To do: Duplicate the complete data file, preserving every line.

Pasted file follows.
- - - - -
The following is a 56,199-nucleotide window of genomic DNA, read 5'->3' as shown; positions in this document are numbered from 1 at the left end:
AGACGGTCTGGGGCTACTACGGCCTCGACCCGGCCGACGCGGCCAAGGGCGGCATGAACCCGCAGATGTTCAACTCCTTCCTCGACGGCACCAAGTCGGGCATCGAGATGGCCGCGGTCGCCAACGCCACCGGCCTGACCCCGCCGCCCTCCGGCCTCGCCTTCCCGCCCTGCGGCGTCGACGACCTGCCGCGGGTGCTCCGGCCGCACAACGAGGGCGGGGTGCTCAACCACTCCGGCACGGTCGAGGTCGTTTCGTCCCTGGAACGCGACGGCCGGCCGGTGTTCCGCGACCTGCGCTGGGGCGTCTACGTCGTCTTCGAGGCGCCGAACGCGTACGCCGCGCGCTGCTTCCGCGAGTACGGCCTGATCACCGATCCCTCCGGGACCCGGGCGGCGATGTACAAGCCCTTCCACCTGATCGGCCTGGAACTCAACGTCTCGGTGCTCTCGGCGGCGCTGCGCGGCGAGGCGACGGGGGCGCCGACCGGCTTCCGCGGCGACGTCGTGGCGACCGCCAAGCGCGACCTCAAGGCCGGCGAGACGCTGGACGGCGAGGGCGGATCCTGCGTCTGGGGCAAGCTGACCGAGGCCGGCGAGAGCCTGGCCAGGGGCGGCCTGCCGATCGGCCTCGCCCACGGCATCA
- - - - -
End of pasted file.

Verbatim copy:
The following is a 56,199-nucleotide window of genomic DNA, read 5'->3' as shown; positions in this document are numbered from 1 at the left end:
AGACGGTCTGGGGCTACTACGGCCTCGACCCGGCCGACGCGGCCAAGGGCGGCATGAACCCGCAGATGTTCAACTCCTTCCTCGACGGCACCAAGTCGGGCATCGAGATGGCCGCGGTCGCCAACGCCACCGGCCTGACCCCGCCGCCCTCCGGCCTCGCCTTCCCGCCCTGCGGCGTCGACGACCTGCCGCGGGTGCTCCGGCCGCACAACGAGGGCGGGGTGCTCAACCACTCCGGCACGGTCGAGGTCGTTTCGTCCCTGGAACGCGACGGCCGGCCGGTGTTCCGCGACCTGCGCTGGGGCGTCTACGTCGTCTTCGAGGCGCCGAACGCGTACGCCGCGCGCTGCTTCCGCGAGTACGGCCTGATCACCGATCCCTCCGGGACCCGGGCGGCGATGTACAAGCCCTTCCACCTGATCGGCCTGGAACTCAACGTCTCGGTGCTCTCGGCGGCGCTGCGCGGCGAGGCGACGGGGGCGCCGACCGGCTTCCGCGGCGACGTCGTGGCGACCGCCAAGCGCGACCTCAAGGCCGGCGAGACGCTGGACGGCGAGGGCGGATCCTGCGTCTGGGGCAAGCTGACCGAGGCCGGCGAGAGCCTGGCCAGGGGCGGCCTGCCGATCGGCCTCGCCCACGGCATCA